The headphones I'll be using are a pair of uninspiring Sony XB650BT Bluetooth headphones I received as a gift some time ago. They're uninspiring in that they're just… normal headphones.

There's no Google Assistant, they don't offer conspicuity, and they don't have the most amazing sound signature in the world. One undisputed positive: 30 hours of battery life, which is amazing. I'll use these headphones to hear DDP's instruction clearly while being able to adjust volume and control playback. I know over-the-head isn't sexy anymore, but my ears are like two separate grand canals and there aren't many earbuds that fit. (And the goal here isn't to look sexy, even though it kind of is.)

Last but not least, I'm going to want some kind of measure of proof that all this is working. I plan to weigh myself every week to start, preferably on Mondays. The exact day isn't necessarily important to my plan except for the fact that Sundays will be my cheat day and I'll use the scale to remind me to get back on the ball that next Monday morning. As I said before, there aren't many scales out there that can read my weight, including pretty much every smart scale on the market.

That's fine: people my size struggle with this issue in all facets of consumerism so I was neither shocked nor discouraged, and it's yet another point of motivation for me. I'll go for My Weigh's 700-pound capacity bathroom scale instead. It has no memory functions and can't talk wirelessly with a smartphone app, but all I really need is that weight readout. I can do the rest. It's only $80, too, and I thought I'd have to pay much more for something that could work with me.

How you feel is more important than how you look.

At the end of the day, this is not just about my weight as a number. It's about taking control of my life and living that life better. It's about respecting my body. It's about feeling better more than it is looking better. I've already made small changes to my diet and daily habits.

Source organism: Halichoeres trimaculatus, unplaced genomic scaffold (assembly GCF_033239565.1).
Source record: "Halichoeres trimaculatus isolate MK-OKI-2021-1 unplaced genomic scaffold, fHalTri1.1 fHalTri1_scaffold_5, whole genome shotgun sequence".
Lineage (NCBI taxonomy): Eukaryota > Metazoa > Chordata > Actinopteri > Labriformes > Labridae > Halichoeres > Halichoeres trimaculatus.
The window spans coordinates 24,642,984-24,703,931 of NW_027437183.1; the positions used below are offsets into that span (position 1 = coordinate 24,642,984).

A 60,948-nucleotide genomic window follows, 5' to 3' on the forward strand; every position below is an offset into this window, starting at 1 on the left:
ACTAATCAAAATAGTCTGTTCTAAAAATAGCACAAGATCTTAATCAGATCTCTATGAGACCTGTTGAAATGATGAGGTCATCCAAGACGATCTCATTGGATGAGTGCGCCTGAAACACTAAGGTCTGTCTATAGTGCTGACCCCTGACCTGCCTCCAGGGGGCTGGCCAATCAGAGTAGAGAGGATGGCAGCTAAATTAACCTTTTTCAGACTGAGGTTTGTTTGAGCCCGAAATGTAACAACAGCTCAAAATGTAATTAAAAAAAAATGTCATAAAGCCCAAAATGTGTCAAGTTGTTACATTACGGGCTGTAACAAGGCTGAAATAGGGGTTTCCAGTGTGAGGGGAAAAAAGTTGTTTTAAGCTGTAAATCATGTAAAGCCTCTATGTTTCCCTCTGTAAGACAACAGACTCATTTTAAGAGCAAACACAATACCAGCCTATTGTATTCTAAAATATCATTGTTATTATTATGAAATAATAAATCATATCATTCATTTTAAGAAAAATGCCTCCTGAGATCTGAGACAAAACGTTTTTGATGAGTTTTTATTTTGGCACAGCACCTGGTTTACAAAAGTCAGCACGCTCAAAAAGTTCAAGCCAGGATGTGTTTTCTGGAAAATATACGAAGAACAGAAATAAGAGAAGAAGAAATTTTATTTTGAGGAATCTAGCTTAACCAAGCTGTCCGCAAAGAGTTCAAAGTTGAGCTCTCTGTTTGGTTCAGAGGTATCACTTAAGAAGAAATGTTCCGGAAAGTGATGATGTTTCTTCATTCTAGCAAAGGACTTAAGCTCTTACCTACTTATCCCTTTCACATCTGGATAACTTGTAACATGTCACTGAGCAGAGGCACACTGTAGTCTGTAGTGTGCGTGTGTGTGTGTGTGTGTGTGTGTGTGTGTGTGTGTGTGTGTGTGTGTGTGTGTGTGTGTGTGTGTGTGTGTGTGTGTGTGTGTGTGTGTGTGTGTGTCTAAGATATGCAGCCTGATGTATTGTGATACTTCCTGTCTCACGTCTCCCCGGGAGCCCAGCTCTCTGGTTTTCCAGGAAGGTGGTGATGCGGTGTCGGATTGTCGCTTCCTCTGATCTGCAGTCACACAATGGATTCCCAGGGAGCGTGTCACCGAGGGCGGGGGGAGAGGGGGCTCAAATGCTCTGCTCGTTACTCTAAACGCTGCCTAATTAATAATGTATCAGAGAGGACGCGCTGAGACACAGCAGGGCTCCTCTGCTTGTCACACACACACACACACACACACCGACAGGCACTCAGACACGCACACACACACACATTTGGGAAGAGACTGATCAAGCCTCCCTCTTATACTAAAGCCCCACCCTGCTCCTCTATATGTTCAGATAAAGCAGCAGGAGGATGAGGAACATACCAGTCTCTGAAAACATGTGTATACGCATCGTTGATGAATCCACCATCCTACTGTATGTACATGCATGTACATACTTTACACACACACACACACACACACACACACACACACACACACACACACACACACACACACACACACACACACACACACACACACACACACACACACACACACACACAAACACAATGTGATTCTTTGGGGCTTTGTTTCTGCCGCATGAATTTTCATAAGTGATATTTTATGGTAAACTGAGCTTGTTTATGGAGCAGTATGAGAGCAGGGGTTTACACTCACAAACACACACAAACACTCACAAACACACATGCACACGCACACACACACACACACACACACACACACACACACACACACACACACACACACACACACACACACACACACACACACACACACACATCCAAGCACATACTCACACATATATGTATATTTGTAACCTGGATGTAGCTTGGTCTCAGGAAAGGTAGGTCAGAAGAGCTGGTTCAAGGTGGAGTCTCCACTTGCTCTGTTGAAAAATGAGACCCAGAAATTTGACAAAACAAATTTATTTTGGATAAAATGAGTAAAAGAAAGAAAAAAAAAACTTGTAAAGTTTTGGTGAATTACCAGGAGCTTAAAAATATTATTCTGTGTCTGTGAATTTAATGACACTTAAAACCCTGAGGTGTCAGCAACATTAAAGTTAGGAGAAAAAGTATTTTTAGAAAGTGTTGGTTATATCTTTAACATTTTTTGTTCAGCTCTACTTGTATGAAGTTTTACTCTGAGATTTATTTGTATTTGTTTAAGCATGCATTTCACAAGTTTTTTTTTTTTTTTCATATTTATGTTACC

I've cut out soda, beer, and empty carbs and calories from snacks like potato chips. My portion sizes have gotten considerably smaller as I eat more balanced meals which keep me satisfied longer. More frequently, I'm volunteering to take out the trash, do the dishes, or get the mail, anything that gives me another excuse to move around. And even just changing my sleeping schedule so I can wake up sooner and get more work done earlier so I don't spend my entire day tied to my chair has helped tremendously.

It's only been a few months, and I can already feel the results from those minuscule adjustments. I no longer loathe standing up to go get a drink of water. I can bend over without fear of hurting my back or knees. I don't wake up feeling like crap because I spent the previous day scarfing down value meals and dangerous amounts of sugar. I even managed to chase my nephew around the house full sprint the other day. Imagine what I can accomplish if I pair what I've been doing with more intense levels of activity and a proper diet. Just thinking about it has me feeling all tingly inside.

I don't know how much, exactly, I weighed when I started and I'm not sure where that number is right now, but I wake up every day feeling better than I did the day before, and I never want that feeling to end. I want to be that happy guy you see above again. That's why I'm dedicating the rest of my life to living the best of that life I can. Join me next week here on Android Central as I go over some of the cool things I'm doing with my diet to further help that cause.